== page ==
Interiors Comme les Français- Famille Chic
I love seeing how other people live. Living in Paris with Famille Chic (and befriending Famille Bohemian) was like heaven for me because I could experience first-hand the way true Parisians live. The most fascinating aspect of observing both families (who in their own right were very different from each other) was observing the interior of their apartments. Here, in Part 1, I will discuss the general interior of Famille Chic’s home.
As I have already touched upon, Famille Chic’s 16th Arrondissement apartment was not typical of the ‘average’ Parisian household. Famille Chic came from a long line of aristocrats and their apartment- while not extravagant (no nouveau riche gaucheness here to speak of) their interior definitely spoke of their distinguished lineage. High ceilings, equally high windows, beautifully restored (probably ancient) wooden floors created the shell for their 4 bedroom, 1 bathroom apartment.
As for the decorations, gilded portraits of their ancestors hung on the walls (that seriously looked like they belonged in the Louvre), Persian Rugs adorned the floors, and the furnishings were mostly antiques (the only modern “new-looking” furniture was found in their tiny kitchen- the kitchen table and chairs). Everything in their home was ‘real’. There were no “fake” antiques or decorations purchased from a mass-market home furnishing center. It had all been passed down from their esteemed family members or purchased somewhere abroad. Everything was tasteful and everything had meaning.
Below is a list of my general observations- things I was surprised to find in the home of Famille Chic when I was fresh off the boat (or plane, rather) from America:
- Famille Chic had one small television for the whole house. (We are talking tiny!) No flat screen ‘entertainment’ system Chez Eux. Their discreet little television was placed in their living room almost as an afterthought and was rarely watched. (In fact, their record player got much more use than their TV. Monsieur Chic would religiously play Debussy after each dinner- listening in rhapsody with his eyes shut while drinking his digestif). Every now and then the son of Famille Chic (who was the same age as me and I will call “A” for short) and I would watch a film on the television but because the format of the living room did not revolve around watching television- this was not a very comfortable event. Which brings me to my next observation.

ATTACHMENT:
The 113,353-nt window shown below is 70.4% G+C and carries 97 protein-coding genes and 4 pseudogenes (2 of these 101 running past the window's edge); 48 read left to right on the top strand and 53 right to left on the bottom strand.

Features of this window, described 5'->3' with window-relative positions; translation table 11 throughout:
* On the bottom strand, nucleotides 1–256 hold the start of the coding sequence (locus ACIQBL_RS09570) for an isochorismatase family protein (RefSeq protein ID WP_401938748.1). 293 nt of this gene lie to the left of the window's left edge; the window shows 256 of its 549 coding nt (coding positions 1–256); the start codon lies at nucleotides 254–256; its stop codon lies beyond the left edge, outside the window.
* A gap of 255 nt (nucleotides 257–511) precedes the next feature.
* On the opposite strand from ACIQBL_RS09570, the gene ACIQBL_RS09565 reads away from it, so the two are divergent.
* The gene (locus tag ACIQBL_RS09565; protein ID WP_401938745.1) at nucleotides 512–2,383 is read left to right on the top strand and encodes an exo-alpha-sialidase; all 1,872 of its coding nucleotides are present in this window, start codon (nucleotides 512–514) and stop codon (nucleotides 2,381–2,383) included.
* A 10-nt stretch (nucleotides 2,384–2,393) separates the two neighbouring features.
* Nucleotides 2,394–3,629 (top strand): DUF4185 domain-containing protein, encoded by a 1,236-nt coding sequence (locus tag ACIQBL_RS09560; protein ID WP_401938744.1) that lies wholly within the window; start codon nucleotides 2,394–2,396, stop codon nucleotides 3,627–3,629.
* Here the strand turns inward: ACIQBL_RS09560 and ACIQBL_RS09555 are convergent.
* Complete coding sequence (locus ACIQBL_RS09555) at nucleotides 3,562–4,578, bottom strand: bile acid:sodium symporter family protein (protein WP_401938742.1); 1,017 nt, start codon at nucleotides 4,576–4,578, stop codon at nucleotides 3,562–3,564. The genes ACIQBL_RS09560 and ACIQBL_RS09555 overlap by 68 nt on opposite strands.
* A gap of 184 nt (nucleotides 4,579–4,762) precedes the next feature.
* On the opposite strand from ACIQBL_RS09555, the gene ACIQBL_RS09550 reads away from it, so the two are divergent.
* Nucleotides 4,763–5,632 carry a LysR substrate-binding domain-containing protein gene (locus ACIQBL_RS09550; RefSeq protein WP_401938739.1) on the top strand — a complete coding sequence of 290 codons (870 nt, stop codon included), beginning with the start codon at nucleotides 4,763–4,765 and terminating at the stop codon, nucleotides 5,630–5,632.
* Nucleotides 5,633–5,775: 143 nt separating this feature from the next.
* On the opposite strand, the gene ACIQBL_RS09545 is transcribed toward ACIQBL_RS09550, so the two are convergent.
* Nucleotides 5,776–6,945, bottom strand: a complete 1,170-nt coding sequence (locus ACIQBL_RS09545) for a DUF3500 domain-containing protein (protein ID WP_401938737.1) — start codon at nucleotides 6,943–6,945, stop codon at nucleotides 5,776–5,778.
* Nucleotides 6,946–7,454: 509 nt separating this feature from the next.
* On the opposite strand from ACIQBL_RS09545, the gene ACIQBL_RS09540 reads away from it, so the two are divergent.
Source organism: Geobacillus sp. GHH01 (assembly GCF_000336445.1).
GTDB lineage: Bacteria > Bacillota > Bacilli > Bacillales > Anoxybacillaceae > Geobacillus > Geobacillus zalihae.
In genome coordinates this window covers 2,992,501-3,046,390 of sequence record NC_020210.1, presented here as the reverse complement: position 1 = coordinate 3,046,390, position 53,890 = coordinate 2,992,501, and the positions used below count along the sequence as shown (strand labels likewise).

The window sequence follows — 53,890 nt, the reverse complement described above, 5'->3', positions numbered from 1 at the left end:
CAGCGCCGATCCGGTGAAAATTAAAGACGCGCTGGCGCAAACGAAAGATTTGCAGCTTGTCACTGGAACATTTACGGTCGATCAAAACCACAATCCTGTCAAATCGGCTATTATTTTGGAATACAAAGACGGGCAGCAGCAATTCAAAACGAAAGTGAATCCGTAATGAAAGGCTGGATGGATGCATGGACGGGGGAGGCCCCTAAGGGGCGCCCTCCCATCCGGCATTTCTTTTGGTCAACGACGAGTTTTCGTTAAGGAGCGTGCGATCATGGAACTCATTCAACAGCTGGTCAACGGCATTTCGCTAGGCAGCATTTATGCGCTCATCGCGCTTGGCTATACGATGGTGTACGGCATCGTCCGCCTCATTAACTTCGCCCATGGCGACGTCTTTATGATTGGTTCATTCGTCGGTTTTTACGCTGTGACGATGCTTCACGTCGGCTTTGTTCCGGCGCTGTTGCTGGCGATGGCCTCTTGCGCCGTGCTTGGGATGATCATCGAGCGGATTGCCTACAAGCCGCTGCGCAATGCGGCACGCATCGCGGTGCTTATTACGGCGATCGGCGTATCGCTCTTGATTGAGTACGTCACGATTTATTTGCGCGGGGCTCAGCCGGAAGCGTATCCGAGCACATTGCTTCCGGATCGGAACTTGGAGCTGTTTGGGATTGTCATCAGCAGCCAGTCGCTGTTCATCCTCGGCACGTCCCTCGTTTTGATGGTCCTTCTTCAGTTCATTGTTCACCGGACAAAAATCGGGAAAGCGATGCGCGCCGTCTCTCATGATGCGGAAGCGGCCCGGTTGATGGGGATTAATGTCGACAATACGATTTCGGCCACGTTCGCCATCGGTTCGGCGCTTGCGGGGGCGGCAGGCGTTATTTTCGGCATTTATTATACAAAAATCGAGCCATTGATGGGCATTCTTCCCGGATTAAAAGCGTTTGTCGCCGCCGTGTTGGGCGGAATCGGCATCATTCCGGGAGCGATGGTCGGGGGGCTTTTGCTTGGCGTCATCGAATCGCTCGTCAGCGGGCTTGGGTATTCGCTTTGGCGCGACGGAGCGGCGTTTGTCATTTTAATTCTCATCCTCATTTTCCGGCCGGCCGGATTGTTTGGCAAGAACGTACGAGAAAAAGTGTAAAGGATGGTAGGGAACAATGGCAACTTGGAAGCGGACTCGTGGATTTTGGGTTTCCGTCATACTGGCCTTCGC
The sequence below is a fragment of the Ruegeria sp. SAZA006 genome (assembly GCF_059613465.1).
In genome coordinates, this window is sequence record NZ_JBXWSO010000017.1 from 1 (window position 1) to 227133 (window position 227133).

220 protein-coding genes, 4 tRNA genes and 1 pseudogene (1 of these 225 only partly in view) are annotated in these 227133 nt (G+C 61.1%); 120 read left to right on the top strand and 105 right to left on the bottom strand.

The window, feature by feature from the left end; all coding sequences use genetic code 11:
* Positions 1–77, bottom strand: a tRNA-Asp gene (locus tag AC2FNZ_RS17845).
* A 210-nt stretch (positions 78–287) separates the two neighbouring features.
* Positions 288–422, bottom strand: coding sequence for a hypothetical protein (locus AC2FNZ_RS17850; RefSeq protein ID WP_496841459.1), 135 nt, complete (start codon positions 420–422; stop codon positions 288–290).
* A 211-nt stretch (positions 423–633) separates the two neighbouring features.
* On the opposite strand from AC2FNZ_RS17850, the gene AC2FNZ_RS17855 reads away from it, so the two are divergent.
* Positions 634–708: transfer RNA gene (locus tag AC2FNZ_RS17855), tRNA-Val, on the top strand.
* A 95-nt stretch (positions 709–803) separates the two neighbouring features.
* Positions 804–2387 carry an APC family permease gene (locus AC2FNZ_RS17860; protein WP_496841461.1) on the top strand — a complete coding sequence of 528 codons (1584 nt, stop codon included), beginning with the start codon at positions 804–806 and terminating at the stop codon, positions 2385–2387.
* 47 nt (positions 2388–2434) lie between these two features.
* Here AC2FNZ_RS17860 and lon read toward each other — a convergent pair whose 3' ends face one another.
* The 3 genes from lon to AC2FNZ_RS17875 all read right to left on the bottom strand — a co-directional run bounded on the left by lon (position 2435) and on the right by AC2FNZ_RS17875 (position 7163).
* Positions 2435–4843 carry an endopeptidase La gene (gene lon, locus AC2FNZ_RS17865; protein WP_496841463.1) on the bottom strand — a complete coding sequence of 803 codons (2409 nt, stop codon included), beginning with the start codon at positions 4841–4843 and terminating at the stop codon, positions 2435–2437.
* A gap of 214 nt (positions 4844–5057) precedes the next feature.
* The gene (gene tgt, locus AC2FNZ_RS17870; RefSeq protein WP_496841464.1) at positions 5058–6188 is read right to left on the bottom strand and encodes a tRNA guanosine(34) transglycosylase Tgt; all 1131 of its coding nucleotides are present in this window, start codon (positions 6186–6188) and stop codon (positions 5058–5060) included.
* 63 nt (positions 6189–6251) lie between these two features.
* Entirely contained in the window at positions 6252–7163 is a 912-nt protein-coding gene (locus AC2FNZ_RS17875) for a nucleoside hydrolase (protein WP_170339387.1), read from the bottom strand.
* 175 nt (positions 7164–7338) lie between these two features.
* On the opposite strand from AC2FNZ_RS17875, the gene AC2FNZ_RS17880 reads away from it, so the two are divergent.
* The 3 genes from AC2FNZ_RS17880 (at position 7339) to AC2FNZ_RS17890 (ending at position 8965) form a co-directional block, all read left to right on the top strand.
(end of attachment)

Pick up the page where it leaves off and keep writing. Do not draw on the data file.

- There was No sofa! No sofa? Where was the huge sectional, or lazy boy recliner I was so used to seeing in American homes? There was none. Probably because Famille Chic would rather die than pass out on an enormous couch in a television-induced coma after work. The set up of their living room included four chairs all facing each other to maximize conversation. There were two large upholstered chairs and two wooden backed chairs.
- The dining room table was très important. Naturally. After work/ school we would all sit at this wonderful antique table with its worn, polished wood and marks from years upon years of fabulous dinners. We would sit there for hours- eating, discussing, drinking…. living.
- One bathroom. (One bathroom?! Was my first thought). I come from a home in America with four bathrooms! I had my own bathroom my entire life! Suddenly I was having to share it with three other people? Quelle Horreur! But actually, it wasn’t bad at all. If anything- it curbed my vanity ;)
- A tiny, utilitarian kitchen that produced some of the best meals I have ever had in my life. There were no stainless steel appliances in this kitchen- no granite countertops or marbled sinks- no state of the art cooking tools either. This was a barebones, (did I mention tiny?) kitchen- modest, humble and tucked away at the back of the house.
What struck me the most about Famille Chic was that they lived extremely well- but did not rely on an abundance of material luxury (there was no keeping up with the Joneses in this home). They clearly lived surrounded by wealth but there was nothing flashy about them. They were modest and humble- the interior of their home revolved around living a good life- eating well, conversation and family.
I hope you will stay tuned for Part Deux…
Above Image of the Salon at Versailles courtesy of msn.com